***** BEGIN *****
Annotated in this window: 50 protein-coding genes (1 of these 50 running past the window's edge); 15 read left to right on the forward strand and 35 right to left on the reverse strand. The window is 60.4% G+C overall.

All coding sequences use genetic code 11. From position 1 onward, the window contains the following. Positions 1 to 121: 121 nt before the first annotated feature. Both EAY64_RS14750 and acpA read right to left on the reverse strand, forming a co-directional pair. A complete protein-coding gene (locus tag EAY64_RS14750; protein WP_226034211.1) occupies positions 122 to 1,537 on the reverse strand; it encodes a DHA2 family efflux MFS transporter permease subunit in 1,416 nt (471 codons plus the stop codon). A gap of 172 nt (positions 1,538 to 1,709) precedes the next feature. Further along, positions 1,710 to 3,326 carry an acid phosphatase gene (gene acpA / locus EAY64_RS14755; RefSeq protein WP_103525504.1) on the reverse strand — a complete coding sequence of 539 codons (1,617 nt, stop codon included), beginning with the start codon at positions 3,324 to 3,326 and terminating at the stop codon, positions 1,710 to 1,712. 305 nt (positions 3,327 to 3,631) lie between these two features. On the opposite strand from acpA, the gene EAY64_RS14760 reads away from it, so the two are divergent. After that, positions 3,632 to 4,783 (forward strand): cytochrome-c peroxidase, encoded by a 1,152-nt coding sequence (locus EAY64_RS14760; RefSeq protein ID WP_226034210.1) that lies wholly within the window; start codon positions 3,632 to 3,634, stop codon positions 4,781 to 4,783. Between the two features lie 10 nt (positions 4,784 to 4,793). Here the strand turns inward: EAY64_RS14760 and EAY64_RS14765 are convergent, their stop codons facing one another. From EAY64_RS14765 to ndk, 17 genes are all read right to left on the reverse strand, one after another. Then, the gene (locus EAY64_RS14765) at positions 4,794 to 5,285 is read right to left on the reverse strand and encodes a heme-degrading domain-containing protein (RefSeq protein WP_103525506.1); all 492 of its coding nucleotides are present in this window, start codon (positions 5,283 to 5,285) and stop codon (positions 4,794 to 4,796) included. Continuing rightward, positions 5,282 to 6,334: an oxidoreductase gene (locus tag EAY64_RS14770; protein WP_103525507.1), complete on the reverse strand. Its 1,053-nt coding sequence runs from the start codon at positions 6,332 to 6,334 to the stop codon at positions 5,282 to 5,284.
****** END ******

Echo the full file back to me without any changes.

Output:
Annotated in this window: 50 protein-coding genes (1 of these 50 running past the window's edge); 15 read left to right on the forward strand and 35 right to left on the reverse strand. The window is 60.4% G+C overall.

All coding sequences use genetic code 11. From position 1 onward, the window contains the following. Positions 1 to 121: 121 nt before the first annotated feature. Both EAY64_RS14750 and acpA read right to left on the reverse strand, forming a co-directional pair. A complete protein-coding gene (locus tag EAY64_RS14750; protein WP_226034211.1) occupies positions 122 to 1,537 on the reverse strand; it encodes a DHA2 family efflux MFS transporter permease subunit in 1,416 nt (471 codons plus the stop codon). A gap of 172 nt (positions 1,538 to 1,709) precedes the next feature. Further along, positions 1,710 to 3,326 carry an acid phosphatase gene (gene acpA / locus EAY64_RS14755; RefSeq protein WP_103525504.1) on the reverse strand — a complete coding sequence of 539 codons (1,617 nt, stop codon included), beginning with the start codon at positions 3,324 to 3,326 and terminating at the stop codon, positions 1,710 to 1,712. 305 nt (positions 3,327 to 3,631) lie between these two features. On the opposite strand from acpA, the gene EAY64_RS14760 reads away from it, so the two are divergent. After that, positions 3,632 to 4,783 (forward strand): cytochrome-c peroxidase, encoded by a 1,152-nt coding sequence (locus EAY64_RS14760; RefSeq protein ID WP_226034210.1) that lies wholly within the window; start codon positions 3,632 to 3,634, stop codon positions 4,781 to 4,783. Between the two features lie 10 nt (positions 4,784 to 4,793). Here the strand turns inward: EAY64_RS14760 and EAY64_RS14765 are convergent, their stop codons facing one another. From EAY64_RS14765 to ndk, 17 genes are all read right to left on the reverse strand, one after another. Then, the gene (locus EAY64_RS14765) at positions 4,794 to 5,285 is read right to left on the reverse strand and encodes a heme-degrading domain-containing protein (RefSeq protein WP_103525506.1); all 492 of its coding nucleotides are present in this window, start codon (positions 5,283 to 5,285) and stop codon (positions 4,794 to 4,796) included. Continuing rightward, positions 5,282 to 6,334: an oxidoreductase gene (locus tag EAY64_RS14770; protein WP_103525507.1), complete on the reverse strand. Its 1,053-nt coding sequence runs from the start codon at positions 6,332 to 6,334 to the stop codon at positions 5,282 to 5,284.